Conversation in an Elevator

elevator doorsThe elevator doors opened and they walked in - a young couple with brand new baby in tow. She looked haggard, he looked flustered, and the baby in blue with thick black hair was ruling their world from his carrier in that moment, tiny fists flailing, tiny lungs working, powerful infant screams filling the enclosed area.

The gray-haired lady and I shifted to make room, watching them as they desperately glanced to make sure that "P" for parking level had already been pressed, anxious to escape the stares of strangers who could not help but stare under the circumstances.

"Awww," I said to the mother. Because that is what you say when you're standing right next to someone with a baby in a carrier. "How old?"

"One week," she answered, as the father gripped the carrier in one hand and awkwardly tried to shush baby with the other, glasses precariously sliding to the tip of his nose.

"He's precious," I said, the standard compliment bestowed upon new mothers.

She thanked me quietly, staring straight ahead. Because that is what you do in elevators.

"Your first?" I asked. She nodded.

I decided to go a step further. "I have a 9-weeker at home," I said. "Number three."

There. Connection made. I know. I understand. I've been there.

With the establishment of the connection, she was then free to break elevator protocol and turn to face me. Pale with pleading, bloodshot eyes, hair a complete mess, she posed a question that spoke volumes.

“Does it get better?”

Here is what she really meant -

Please, stranger. Tell me that I'm going to survive. Tell me that sleep deprivation won't kill me. Tell me that this screaming little general will morph into something I can handle, something I can cope with. Tell me that I'll enjoy it. I don't know you and you don't know me, but you've been where I am, and you're still standing, and I need to hear it from you. Will he ever stop crying? Will I get to hold him without wondering, what is WRONG with you and why aren't you happy? Is there a way out of this tunnel? Aren't I supposed to be in maternal bliss right now? Tell me I will find it one day. In the 10 seconds we have left before these doors open, tell me. I beg of you.

Here is what I wanted to reply -colic in baby

Nine years ago I went through colic-land and lived to tell about it. I was right where you were, toting an infant in a carrier to a pediatrician after many sleepless nights in a row, demanding to know why the child wouldn't stop crying, needing a remedy and finding none. I remember the tiny fists, the furious eyes in little narrowed slits like diamonds, the toes that never unclenched. I remember the fits of baby rage and the bleak feeling of helplessness. I remember trying the reflux meds, trying white noise, trying rides in the car, trying swinging and bouncing and flying her around, trying 80 million different kinds of pacifiers. I remember the futility of my husband saying, "This has GOT to stop."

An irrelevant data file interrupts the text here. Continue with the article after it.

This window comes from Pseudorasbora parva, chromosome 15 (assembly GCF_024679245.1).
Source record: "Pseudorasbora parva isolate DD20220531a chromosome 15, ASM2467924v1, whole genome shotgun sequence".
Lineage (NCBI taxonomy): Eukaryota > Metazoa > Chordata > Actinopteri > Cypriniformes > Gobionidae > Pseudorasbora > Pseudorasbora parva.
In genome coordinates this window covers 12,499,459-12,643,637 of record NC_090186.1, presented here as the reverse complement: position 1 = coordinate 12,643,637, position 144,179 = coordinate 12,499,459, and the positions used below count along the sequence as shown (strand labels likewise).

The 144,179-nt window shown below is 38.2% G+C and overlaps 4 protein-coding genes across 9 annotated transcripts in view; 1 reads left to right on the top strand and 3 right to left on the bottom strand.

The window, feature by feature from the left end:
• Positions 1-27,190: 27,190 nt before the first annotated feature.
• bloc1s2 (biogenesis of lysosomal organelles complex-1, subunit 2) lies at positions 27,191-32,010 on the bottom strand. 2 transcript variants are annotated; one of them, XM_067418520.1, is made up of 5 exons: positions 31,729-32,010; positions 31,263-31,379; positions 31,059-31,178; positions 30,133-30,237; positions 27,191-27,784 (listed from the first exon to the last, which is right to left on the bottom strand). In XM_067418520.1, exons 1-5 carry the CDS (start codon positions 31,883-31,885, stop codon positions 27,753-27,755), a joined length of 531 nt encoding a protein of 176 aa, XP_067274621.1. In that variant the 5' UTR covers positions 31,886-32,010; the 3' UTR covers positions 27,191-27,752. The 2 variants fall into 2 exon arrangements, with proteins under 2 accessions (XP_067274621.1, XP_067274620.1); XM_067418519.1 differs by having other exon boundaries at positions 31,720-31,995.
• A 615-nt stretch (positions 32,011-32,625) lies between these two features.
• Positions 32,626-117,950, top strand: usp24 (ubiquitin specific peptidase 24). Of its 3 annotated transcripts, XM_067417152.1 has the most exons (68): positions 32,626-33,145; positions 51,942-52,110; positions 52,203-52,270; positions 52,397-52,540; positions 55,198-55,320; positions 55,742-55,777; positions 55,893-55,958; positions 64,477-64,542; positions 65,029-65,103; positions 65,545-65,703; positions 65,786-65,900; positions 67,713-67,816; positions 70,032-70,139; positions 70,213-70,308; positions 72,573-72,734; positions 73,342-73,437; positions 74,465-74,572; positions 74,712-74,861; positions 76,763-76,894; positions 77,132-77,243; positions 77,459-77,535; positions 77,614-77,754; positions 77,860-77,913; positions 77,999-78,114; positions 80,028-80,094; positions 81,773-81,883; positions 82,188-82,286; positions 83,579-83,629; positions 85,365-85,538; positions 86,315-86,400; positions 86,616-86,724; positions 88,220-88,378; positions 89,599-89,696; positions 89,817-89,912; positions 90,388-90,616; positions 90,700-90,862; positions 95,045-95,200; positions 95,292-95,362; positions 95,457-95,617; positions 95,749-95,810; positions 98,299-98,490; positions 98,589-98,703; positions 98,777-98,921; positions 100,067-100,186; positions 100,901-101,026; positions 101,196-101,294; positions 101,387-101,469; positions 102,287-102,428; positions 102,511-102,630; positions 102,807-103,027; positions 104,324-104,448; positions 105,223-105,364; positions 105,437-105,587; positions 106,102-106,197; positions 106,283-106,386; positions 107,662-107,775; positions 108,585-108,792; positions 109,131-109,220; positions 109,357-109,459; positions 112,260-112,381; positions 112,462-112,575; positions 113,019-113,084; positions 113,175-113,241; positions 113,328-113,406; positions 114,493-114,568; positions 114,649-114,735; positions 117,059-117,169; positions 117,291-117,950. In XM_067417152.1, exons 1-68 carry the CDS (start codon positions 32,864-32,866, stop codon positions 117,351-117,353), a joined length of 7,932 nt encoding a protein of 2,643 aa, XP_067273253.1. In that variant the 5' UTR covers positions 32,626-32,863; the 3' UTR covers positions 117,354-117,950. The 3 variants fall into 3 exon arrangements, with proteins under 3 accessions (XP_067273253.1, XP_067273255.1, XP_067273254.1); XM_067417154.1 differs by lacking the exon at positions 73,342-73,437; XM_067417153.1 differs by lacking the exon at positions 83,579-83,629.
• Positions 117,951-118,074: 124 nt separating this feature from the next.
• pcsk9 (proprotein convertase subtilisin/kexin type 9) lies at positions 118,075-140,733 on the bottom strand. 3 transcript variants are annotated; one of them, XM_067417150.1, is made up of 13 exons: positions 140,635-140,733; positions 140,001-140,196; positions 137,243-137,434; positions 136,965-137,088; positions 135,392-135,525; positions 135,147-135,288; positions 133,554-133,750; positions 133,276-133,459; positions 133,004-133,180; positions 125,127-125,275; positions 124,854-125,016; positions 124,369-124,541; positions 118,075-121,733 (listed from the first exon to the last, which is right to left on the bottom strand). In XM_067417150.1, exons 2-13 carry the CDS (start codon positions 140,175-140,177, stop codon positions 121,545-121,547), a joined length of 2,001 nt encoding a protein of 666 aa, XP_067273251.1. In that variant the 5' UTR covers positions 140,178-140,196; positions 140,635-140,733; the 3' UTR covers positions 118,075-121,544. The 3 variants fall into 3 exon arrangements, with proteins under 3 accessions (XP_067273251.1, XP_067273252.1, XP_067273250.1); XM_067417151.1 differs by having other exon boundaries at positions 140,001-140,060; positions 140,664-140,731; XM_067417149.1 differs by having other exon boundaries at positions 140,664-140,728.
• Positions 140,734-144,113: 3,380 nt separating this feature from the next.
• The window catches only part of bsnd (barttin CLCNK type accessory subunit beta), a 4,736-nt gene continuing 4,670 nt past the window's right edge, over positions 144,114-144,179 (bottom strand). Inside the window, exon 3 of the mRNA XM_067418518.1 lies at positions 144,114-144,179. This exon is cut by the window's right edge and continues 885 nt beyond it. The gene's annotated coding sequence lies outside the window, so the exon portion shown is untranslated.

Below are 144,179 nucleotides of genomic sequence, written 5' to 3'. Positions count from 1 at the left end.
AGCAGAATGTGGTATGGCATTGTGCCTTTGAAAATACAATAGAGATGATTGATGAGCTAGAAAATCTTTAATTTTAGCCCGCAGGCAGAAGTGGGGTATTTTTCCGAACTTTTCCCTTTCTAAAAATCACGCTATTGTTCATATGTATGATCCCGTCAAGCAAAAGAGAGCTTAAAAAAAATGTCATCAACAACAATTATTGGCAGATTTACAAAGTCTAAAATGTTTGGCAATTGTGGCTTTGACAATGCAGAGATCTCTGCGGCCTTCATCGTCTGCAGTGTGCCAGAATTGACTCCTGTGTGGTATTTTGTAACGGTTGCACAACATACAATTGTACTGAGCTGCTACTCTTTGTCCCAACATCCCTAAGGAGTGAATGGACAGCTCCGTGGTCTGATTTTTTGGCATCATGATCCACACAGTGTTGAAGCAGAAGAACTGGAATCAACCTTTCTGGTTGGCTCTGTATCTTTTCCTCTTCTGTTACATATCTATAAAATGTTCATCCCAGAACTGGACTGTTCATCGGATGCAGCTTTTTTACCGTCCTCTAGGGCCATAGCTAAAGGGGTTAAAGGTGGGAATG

And then one day, it did. The sun came out from behind the clouds on her face. She became a gurgling, cooing, pleasant little Gerber baby. A Gerber baby who turned into a toddler who turned into a preschooler who turned into a kindergartener who turned into a pre-tween. Oh, she still had her moments. But it got better.

In the 10 remaining seconds, all I could say was, "Yes. It gets better. You'll make it. You're in baby boot camp right now, but you'll make it through."

She exhaled loudly as the doors opened. "Good," she said, allowing a bit of relief to show on her face. And then the rambling wreck of new parenthood made its way off the elevator.

It gets better.

Not long ago I was on the receiving end of those words. A fellow pastor's wife spoke them to me on the heels of our move to a new town. She had been in my position many times before, and somehow, those words were a consolation to me. She kindly let me know that I wasn't the first person in the world to have the oh-my-gosh-I-am-leaving-everything-behind experience. And that it would not always feel so foreign. In fact, one day it would become home. Actually, she was right.

"Praise be to the God and Father of our Lord Jesus Christ, the Father of compassion and the God of all comfort, who comforts us in all our troubles, so that we can comfort those in any trouble with the comfort we ourselves receive from God." 2 Corinthians 1:3-4

No life experiences are worthless. No matter how difficult, we hold them carefully in our portfolio of memory, knowing that if and when the moment is right, they can be taken out and shared for a purpose. God comforts us, we comfort others with the comfort we've gotten from Him. One day down the line, that frazzled new mother in the elevator is going to be telling another poor haggard soul that the crying will stop one day. And maybe by now, I'm equipped to talk to someone who has uprooted everything to start anew somewhere else.

Remember the power of It gets better – both the giving of it and the receiving. Those three words might just be the wind in the sails that we need.


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